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To Ballet Or Not To Ballet
Just the other day…
While walking to school, a short walk along quiet back streets in rural France, Elliot, age 6, announces that he wants to move back to Canada. Like being shot out of a canon, my feathers are drenched by a tidal wave of guilt. It was largely my decision to leave Canada, family, friends and the gorgeous city of Victoria in July 2016. What’s more, Elliot was not afforded a choice.
Thankfully, it is a very pleasant morning in May. It is warm, with a slight breeze tickling a vibrant green canopy overhead and my feathers dry quickly. I rebound with nerve enough to ask why. Elliot explains that he would have really enjoyed continuing his ballet class. I am gobsmacked.
I anticipate something about how he misses, friends, family, parks, trees, beaches etc. But no, it is his ballet class he attended once a week for the better part of a year that he misses most. The thing is, I had no idea.
It all started when…
A Victoria based ballet company offered free enrolment for boys aged 5 to have a go at ballet. Interest was not a problem for girls, but for boys there was little. Free enrolment was presented to try and bolster male representation. After finding out about it, my wife and I figured why not and Elliot seemed keen enough.
From session to session there was no clear indication that Elliot was enjoying the experience. He always projected an air of indifference every Saturday morning before and after each 45-minute class. When asked how classes went, Elliot would often reply with an unceremonious, good, leaving much to the imagination.
There were clues, however, like spontaneously skipping from one end of our apartment to the other repeatedly for what must have seemed like hours for our patient and very understanding neighbours. Or the nights when Elliot went to bed in his very debonair costume for the end of year performance instead of pyjamas.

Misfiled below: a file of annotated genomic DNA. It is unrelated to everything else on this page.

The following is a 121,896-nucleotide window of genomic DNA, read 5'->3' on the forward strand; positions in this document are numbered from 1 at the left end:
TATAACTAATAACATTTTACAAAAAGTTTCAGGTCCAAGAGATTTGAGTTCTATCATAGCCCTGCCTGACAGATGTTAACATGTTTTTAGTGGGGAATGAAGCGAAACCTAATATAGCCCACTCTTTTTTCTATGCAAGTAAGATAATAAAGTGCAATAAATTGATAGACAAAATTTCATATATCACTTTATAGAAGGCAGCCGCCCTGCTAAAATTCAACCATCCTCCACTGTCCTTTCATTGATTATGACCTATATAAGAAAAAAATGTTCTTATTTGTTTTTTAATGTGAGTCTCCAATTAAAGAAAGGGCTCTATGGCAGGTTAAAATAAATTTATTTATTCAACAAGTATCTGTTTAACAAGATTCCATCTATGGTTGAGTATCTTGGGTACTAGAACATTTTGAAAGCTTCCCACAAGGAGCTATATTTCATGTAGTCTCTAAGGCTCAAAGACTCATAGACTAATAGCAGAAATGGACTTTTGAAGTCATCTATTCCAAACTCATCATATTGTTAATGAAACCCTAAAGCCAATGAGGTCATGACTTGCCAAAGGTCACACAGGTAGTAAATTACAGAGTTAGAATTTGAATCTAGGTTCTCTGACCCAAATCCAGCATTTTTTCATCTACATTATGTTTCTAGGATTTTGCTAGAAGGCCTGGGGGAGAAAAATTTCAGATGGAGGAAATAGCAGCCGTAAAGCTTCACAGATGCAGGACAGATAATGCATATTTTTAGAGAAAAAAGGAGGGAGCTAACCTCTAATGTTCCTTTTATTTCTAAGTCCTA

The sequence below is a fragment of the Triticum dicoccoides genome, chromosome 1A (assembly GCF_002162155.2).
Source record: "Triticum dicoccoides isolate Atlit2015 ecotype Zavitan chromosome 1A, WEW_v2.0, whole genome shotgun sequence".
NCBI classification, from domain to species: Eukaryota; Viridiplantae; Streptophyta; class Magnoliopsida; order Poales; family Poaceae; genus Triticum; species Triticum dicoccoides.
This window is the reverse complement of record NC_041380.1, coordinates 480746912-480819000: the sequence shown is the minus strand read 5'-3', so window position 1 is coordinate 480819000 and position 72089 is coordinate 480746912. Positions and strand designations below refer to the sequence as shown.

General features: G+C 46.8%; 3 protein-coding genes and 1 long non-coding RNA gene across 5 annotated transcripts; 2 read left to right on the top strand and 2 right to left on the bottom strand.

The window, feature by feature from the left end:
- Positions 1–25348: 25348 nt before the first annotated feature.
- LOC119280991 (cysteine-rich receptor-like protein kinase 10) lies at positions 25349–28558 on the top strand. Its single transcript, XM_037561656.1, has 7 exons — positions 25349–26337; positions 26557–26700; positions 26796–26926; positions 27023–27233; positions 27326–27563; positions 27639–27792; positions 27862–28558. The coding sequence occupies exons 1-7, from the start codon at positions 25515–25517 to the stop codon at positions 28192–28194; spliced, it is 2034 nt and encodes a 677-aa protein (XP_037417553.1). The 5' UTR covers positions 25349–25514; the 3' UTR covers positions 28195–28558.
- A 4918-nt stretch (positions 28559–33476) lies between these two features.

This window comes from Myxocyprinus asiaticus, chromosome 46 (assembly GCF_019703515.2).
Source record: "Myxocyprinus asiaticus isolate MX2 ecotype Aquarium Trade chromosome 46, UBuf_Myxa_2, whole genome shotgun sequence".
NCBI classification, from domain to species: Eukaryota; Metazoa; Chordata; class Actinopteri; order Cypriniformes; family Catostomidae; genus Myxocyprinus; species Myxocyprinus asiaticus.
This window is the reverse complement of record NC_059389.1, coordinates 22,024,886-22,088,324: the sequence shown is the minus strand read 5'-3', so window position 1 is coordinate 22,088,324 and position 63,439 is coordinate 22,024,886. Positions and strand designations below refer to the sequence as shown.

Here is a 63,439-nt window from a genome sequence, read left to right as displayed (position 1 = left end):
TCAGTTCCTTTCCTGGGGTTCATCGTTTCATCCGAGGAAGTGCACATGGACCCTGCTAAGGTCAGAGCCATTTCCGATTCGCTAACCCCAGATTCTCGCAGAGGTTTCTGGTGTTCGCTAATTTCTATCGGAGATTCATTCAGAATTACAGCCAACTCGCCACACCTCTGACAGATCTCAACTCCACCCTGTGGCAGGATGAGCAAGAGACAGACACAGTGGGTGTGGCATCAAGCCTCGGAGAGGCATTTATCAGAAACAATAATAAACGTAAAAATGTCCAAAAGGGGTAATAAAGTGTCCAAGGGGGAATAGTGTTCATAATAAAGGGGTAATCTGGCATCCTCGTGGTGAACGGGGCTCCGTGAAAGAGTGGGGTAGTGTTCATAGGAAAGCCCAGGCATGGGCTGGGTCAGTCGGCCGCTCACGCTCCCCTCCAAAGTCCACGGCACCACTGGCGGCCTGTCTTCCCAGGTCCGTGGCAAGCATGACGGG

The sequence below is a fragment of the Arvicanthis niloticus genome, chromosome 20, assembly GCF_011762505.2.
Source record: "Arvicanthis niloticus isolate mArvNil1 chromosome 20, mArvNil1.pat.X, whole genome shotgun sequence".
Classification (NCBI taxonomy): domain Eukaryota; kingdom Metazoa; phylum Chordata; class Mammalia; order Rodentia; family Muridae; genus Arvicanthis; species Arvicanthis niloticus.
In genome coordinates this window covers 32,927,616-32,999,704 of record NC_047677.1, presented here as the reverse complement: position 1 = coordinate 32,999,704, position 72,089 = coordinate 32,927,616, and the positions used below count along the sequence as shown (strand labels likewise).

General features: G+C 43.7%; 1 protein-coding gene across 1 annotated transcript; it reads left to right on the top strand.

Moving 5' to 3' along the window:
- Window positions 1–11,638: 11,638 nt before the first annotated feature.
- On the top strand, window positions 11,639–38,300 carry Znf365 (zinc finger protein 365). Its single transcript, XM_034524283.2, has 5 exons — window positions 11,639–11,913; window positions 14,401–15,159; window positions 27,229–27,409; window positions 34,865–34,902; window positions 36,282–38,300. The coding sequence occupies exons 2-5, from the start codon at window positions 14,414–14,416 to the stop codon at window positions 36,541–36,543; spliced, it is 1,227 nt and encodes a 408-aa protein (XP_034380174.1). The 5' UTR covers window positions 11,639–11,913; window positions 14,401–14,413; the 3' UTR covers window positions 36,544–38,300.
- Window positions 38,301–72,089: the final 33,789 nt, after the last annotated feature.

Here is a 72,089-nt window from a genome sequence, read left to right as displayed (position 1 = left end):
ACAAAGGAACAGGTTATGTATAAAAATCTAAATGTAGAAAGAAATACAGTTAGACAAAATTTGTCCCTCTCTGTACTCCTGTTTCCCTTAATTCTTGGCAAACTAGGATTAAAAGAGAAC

When I first shared the fact that Elliot was taking ballet classes with my grade 4 class (nine and ten years old) at the time, there was utter and absolute shock, leaving several gasping for air. Jaws smacked the floor sending seismic reverberations through the school foundations. I half anticipate this reaction due to a prevailing belief that sports like ice hockey, a Canadian institution, are the end all, be all reason to get up in the morning.
Our curriculum program advocated open-mindedness, so I exploit Elliot’s enrolment in ballet as a means to ignite discussion. I attempt to thaw frozen assumptions, and present more to life than hockey, and indeed more to following choices of others.
Quite aside from the fact that hockey is a sport off limits to many given the sheer cost, or the potential hazards for parents waking at ungodly hours to preserve this glacial Canadian tradition, it does take time for others in the class of 20 to take risks, throw caution to wind, and challenge the status quo – but they do. What follows is a healthy exploration of individual choices and the fact that what one may ascribe to may not be, or need not be the same for others.
Over the course of the year I share some of our continuing ballet experiences, recounting among other things, Elliot’s spontaneous skipping sessions or Elliot sleeping in style. Each recount is received with lessening degrees of exasperation and more of curiosity and amusement. Eventually there is a clear majority leaning toward the idea that if Elliot can have a go and enjoy it, then perhaps I too can choose to try things or make decisions that I care about, independent of others. It becomes an opportunity to exhale for many at this tender age between childhood and adolescence.
I tick off the social and health education learning box and reflect on the fact that education is so much more than letters and numbers. It is indeed these fire starters that so often present opportunities to bridge the gap between learning the facts, learning the skills and possible reasons for needing a bit of language and math in the first place.
Back in France and rounding the corner along the last stretch before we depart for the morning, I make the absurd suggestion that we could try to continue learning by practising ballet at home, thinking perhaps YouTube might offer up some outstanding online classes.
Without missing a step, Elliot looks up, smiles and with arms fastened at his sides, he raises his legs up and down and announces, “Daddy, I do know how to skip while bringing my knees up high.” While Elliot lurches along gracefully, I reply that he does indeed know how to skip with the best of them.
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